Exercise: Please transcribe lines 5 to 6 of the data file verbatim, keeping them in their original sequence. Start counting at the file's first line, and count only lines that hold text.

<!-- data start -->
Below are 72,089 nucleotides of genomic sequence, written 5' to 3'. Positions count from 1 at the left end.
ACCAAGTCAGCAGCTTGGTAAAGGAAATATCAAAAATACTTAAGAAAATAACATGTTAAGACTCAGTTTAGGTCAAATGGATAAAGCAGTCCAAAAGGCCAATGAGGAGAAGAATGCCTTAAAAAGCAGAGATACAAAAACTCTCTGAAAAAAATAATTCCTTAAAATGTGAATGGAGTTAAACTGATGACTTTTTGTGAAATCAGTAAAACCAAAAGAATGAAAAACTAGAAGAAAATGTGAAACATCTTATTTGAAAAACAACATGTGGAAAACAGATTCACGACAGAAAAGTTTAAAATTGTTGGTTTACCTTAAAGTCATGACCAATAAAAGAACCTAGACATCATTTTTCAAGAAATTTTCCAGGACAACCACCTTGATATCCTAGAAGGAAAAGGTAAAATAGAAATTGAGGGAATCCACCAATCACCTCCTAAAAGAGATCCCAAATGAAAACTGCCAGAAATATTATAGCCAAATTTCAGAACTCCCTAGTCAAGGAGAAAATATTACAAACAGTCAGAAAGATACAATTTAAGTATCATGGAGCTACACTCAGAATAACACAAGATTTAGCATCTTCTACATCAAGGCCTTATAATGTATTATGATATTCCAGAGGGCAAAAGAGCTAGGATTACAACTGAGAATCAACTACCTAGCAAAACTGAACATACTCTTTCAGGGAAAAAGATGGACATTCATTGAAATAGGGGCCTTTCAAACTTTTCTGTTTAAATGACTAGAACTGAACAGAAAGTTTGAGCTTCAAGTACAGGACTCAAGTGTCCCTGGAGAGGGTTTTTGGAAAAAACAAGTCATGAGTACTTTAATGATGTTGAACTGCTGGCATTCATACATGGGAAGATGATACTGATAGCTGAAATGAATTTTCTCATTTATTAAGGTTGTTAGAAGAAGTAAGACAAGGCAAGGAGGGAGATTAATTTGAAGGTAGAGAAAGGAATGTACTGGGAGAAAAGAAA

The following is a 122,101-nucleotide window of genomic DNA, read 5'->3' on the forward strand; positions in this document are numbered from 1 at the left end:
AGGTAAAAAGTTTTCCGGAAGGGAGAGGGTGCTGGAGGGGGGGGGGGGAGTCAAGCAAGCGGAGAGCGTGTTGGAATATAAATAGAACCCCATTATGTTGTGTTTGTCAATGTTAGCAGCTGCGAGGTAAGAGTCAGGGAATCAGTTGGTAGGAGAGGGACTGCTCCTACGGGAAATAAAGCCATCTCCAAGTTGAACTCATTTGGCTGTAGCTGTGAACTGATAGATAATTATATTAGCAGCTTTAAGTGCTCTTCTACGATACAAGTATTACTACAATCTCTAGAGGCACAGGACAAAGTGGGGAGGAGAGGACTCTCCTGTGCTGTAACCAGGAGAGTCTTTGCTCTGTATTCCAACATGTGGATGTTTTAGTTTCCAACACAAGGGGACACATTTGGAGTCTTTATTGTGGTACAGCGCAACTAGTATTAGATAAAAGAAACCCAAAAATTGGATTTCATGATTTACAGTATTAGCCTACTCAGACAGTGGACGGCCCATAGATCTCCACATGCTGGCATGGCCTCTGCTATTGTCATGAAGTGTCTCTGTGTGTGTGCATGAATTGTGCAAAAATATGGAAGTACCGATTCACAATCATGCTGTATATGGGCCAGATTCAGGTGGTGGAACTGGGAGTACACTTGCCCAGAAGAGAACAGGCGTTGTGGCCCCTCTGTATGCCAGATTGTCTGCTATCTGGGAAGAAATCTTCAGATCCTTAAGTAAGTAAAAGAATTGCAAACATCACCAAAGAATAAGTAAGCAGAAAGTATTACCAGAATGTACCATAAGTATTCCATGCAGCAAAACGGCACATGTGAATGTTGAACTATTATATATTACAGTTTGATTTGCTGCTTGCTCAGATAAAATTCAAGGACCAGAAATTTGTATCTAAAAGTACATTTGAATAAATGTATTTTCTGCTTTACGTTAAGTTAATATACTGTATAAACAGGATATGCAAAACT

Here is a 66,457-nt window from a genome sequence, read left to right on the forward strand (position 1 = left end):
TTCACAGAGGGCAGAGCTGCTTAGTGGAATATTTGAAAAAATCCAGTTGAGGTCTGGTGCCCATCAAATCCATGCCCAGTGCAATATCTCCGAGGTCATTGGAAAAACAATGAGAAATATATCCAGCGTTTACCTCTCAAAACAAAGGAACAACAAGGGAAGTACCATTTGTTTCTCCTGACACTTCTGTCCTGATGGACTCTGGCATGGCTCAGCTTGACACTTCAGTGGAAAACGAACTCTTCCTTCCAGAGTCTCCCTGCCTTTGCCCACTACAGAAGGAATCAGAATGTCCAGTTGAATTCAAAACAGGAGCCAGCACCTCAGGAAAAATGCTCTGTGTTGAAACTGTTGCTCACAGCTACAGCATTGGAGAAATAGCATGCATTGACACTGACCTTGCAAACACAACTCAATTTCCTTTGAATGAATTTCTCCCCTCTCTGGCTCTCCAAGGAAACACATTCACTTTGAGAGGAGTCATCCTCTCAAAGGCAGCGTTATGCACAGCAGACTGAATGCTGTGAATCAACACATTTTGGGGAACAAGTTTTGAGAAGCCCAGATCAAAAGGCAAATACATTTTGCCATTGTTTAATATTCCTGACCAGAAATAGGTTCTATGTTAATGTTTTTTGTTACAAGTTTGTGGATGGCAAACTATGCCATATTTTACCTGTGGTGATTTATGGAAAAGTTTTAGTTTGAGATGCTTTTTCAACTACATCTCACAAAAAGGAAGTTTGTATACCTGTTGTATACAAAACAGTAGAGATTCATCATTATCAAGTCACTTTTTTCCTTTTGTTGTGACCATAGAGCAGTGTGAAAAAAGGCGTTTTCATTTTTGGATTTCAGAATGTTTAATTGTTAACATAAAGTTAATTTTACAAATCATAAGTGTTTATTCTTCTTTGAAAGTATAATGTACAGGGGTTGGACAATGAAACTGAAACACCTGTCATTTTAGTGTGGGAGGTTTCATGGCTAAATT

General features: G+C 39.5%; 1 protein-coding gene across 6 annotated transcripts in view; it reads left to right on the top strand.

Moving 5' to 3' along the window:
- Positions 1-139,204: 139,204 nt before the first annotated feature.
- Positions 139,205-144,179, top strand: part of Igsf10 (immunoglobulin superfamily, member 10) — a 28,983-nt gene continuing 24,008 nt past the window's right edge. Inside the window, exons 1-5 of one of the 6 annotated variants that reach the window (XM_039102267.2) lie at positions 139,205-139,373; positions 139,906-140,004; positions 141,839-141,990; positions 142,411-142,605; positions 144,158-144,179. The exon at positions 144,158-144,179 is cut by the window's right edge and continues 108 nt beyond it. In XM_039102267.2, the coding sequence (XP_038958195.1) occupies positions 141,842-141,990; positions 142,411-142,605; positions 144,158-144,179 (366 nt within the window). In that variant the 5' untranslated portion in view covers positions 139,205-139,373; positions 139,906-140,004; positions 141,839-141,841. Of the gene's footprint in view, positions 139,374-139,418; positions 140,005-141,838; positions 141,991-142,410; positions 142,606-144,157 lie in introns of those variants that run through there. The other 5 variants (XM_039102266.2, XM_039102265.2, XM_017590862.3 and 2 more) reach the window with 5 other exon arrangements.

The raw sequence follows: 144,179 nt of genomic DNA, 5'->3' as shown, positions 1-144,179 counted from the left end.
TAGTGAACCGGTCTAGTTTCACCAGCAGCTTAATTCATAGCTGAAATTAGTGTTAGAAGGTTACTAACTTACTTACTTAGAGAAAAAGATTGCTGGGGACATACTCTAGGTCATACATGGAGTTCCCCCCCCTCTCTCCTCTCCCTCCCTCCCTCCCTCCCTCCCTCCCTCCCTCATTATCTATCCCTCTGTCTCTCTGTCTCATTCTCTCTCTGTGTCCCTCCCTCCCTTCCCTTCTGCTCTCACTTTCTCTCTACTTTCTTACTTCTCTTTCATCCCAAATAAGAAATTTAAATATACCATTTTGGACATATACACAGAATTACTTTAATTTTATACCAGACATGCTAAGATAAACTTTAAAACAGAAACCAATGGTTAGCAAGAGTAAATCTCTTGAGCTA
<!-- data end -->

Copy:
Here is a 66,457-nt window from a genome sequence, read left to right on the forward strand (position 1 = left end):
TTCACAGAGGGCAGAGCTGCTTAGTGGAATATTTGAAAAAATCCAGTTGAGGTCTGGTGCCCATCAAATCCATGCCCAGTGCAATATCTCCGAGGTCATTGGAAAAACAATGAGAAATATATCCAGCGTTTACCTCTCAAAACAAAGGAACAACAAGGGAAGTACCATTTGTTTCTCCTGACACTTCTGTCCTGATGGACTCTGGCATGGCTCAGCTTGACACTTCAGTGGAAAACGAACTCTTCCTTCCAGAGTCTCCCTGCCTTTGCCCACTACAGAAGGAATCAGAATGTCCAGTTGAATTCAAAACAGGAGCCAGCACCTCAGGAAAAATGCTCTGTGTTGAAACTGTTGCTCACAGCTACAGCATTGGAGAAATAGCATGCATTGACACTGACCTTGCAAACACAACTCAATTTCCTTTGAATGAATTTCTCCCCTCTCTGGCTCTCCAAGGAAACACATTCACTTTGAGAGGAGTCATCCTCTCAAAGGCAGCGTTATGCACAGCAGACTGAATGCTGTGAATCAACACATTTTGGGGAACAAGTTTTGAGAAGCCCAGATCAAAAGGCAAATACATTTTGCCATTGTTTAATATTCCTGACCAGAAATAGGTTCTATGTTAATGTTTTTTGTTACAAGTTTGTGGATGGCAAACTATGCCATATTTTACCTGTGGTGATTTATGGAAAAGTTTTAGTTTGAGATGCTTTTTCAACTACATCTCACAAAAAGGAAGTTTGTATACCTGTTGTATACAAAACAGTAGAGATTCATCATTATCAAGTCACTTTTTTCCTTTTGTTGTGACCATAGAGCAGTGTGAAAAAAGGCGTTTTCATTTTTGGATTTCAGAATGTTTAATTGTTAACATAAAGTTAATTTTACAAATCATAAGTGTTTATTCTTCTTTGAAAGTATAATGTACAGGGGTTGGACAATGAAACTGAAACACCTGTCATTTTAGTGTGGGAGGTTTCATGGCTAAATT